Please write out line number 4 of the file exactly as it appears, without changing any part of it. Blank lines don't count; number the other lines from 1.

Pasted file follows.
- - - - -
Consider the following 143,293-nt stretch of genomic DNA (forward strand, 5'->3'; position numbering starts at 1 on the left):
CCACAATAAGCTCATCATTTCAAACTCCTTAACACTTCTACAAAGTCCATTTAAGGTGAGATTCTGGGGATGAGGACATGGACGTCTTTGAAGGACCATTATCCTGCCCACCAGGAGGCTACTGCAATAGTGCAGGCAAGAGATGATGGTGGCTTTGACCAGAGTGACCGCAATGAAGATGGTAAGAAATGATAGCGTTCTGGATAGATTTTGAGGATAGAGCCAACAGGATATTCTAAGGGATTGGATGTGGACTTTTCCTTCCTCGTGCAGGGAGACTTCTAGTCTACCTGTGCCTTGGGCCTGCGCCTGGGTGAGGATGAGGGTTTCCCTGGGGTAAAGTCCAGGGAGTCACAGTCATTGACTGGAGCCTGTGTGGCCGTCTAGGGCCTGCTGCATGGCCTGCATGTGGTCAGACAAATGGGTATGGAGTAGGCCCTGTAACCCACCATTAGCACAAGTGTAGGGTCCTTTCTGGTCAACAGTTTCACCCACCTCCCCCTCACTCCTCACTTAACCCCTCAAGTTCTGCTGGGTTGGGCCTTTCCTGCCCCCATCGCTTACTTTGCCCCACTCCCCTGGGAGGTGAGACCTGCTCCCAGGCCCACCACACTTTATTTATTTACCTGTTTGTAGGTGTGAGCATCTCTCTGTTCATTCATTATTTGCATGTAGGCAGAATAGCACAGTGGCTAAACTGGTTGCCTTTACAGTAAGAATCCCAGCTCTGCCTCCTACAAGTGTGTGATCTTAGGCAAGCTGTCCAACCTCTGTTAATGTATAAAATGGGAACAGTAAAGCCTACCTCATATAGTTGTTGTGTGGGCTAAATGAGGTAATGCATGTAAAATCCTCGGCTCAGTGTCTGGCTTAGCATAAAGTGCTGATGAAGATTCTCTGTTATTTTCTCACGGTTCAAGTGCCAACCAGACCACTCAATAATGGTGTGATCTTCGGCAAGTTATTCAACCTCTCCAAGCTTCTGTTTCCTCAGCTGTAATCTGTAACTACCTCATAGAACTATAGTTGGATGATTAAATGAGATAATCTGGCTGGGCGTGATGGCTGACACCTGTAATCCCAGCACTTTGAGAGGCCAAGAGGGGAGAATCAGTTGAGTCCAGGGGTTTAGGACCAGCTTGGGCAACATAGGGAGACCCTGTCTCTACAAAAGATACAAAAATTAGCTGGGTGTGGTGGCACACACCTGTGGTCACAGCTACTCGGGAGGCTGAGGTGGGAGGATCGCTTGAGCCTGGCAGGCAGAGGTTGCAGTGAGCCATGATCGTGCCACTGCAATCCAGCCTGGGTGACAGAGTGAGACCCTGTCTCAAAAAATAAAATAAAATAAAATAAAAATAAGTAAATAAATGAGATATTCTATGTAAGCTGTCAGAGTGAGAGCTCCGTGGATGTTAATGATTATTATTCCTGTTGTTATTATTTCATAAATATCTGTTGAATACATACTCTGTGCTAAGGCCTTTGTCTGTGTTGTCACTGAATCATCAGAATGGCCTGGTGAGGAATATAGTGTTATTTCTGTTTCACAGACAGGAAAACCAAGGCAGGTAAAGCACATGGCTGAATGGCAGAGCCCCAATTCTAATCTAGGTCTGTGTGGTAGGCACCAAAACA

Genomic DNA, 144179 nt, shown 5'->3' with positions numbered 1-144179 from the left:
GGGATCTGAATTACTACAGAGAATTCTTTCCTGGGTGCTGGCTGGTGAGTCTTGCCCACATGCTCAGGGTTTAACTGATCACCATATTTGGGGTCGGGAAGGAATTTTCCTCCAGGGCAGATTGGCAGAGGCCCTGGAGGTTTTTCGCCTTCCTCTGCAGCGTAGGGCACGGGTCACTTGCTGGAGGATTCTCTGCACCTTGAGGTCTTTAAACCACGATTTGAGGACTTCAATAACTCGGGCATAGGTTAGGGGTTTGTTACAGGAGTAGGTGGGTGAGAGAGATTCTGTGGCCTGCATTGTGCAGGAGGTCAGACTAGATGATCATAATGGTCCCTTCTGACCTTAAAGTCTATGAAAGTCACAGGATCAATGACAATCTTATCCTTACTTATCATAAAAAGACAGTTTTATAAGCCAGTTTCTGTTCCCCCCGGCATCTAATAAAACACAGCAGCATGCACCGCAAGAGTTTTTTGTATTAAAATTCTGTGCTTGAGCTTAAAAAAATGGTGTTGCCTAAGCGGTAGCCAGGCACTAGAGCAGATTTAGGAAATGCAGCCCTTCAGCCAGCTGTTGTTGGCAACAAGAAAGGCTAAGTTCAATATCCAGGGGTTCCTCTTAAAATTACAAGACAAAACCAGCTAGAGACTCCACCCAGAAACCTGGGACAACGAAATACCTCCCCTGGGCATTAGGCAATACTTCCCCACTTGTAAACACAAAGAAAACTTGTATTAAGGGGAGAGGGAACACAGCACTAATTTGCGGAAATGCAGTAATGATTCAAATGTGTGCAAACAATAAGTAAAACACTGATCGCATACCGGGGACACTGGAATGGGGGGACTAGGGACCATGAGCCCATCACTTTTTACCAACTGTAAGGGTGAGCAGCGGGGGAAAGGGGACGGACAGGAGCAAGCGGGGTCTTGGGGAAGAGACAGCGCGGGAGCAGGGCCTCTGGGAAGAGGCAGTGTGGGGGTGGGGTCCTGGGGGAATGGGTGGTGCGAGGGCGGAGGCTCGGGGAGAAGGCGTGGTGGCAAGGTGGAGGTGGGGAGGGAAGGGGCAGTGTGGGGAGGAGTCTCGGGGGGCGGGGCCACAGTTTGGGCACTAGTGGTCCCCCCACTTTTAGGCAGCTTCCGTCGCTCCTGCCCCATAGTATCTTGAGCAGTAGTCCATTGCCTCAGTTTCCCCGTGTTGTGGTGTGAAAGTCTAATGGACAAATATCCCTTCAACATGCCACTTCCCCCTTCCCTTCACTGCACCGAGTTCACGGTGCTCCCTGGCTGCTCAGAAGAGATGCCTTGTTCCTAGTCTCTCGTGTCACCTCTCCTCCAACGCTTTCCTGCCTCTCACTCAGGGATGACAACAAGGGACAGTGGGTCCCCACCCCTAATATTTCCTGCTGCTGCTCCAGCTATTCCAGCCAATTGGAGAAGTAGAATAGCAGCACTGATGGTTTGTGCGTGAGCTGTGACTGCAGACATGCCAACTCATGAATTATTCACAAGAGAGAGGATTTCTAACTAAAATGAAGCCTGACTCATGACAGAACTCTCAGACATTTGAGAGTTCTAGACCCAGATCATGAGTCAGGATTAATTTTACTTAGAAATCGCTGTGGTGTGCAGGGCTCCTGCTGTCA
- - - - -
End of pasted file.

GGGATCTGAATTACTACAGAGAATTCTTTCCTGGGTGCTGGCTGGTGAGTCTTGCCCACATGCTCAGGGTTTAACTGATCACCATATTTGGGGTCGGGAAGGAATTTTCCTCCAGGGCAGATTGGCAGAGGCCCTGGAGGTTTTTCGCCTTCCTCTGCAGCGTAGGGCACGGGTCACTTGCTGGAGGATTCTCTGCACCTTGAGGTCTTTAAACCACGATTTGAGGACTTCAATAACTCGGGCATAGGTTAGGGGTTTGTTACAGGAGTAGGTGGGTGAGAGAGATTCTGTGGCCTGCATTGTGCAGGAGGTCAGACTAGATGATCATAATGGTCCCTTCTGACCTTAAAGTCTATGAAAGTCACAGGATCAATGACAATCTTATCCTTACTTATCATAAAAAGACAGTTTTATAAGCCAGTTTCTGTTCCCCCCGGCATCTAATAAAACACAGCAGCATGCACCGCAAGAGTTTTTTGTATTAAAATTCTGTGCTTGAGCTTAAAAAAATGGTGTTGCCTAAGCGGTAGCCAGGCACTAGAGCAGATTTAGGAAATGCAGCCCTTCAGCCAGCTGTTGTTGGCAACAAGAAAGGCTAAGTTCAATATCCAGGGGTTCCTCTTAAAATTACAAGACAAAACCAGCTAGAGACTCCACCCAGAAACCTGGGACAACGAAATACCTCCCCTGGGCATTAGGCAATACTTCCCCACTTGTAAACACAAAGAAAACTTGTATTAAGGGGAGAGGGAACACAGCACTAATTTGCGGAAATGCAGTAATGATTCAAATGTGTGCAAACAATAAGTAAAACACTGATCGCATACCGGGGACACTGGAATGGGGGGACTAGGGACCATGAGCCCATCACTTTTTACCAACTGTAAGGGTGAGCAGCGGGGGAAAGGGGACGGACAGGAGCAAGCGGGGTCTTGGGGAAGAGACAGCGCGGGAGCAGGGCCTCTGGGAAGAGGCAGTGTGGGGGTGGGGTCCTGGGGGAATGGGTGGTGCGAGGGCGGAGGCTCGGGGAGAAGGCGTGGTGGCAAGGTGGAGGTGGGGAGGGAAGGGGCAGTGTGGGGAGGAGTCTCGGGGGGCGGGGCCACAGTTTGGGCACTAGTGGTCCCCCCACTTTTAGGCAGCTTCCGTCGCTCCTGCCCCATAGTATCTTGAGCAGTAGTCCATTGCCTCAGTTTCCCCGTGTTGTGGTGTGAAAGTCTAATGGACAAATATCCCTTCAACATGCCACTTCCCCCTTCCCTTCACTGCACCGAGTTCACGGTGCTCCCTGGCTGCTCAGAAGAGATGCCTTGTTCCTAGTCTCTCGTGTCACCTCTCCTCCAACGCTTTCCTGCCTCTCACTCAGGGATGACAACAAGGGACAGTGGGTCCCCACCCCTAATATTTCCTGCTGCTGCTCCAGCTATTCCAGCCAATTGGAGAAGTAGAATAGCAGCACTGATGGTTTGTGCGTGAGCTGTGACTGCAGACATGCCAACTCATGAATTATTCACAAGAGAGAGGATTTCTAACTAAAATGAAGCCTGACTCATGACAGAACTCTCAGACATTTGAGAGTTCTAGACCCAGATCATGAGTCAGGATTAATTTTACTTAGAAATCGCTGTGGTGTGCAGGGCTCCTGCTGTCA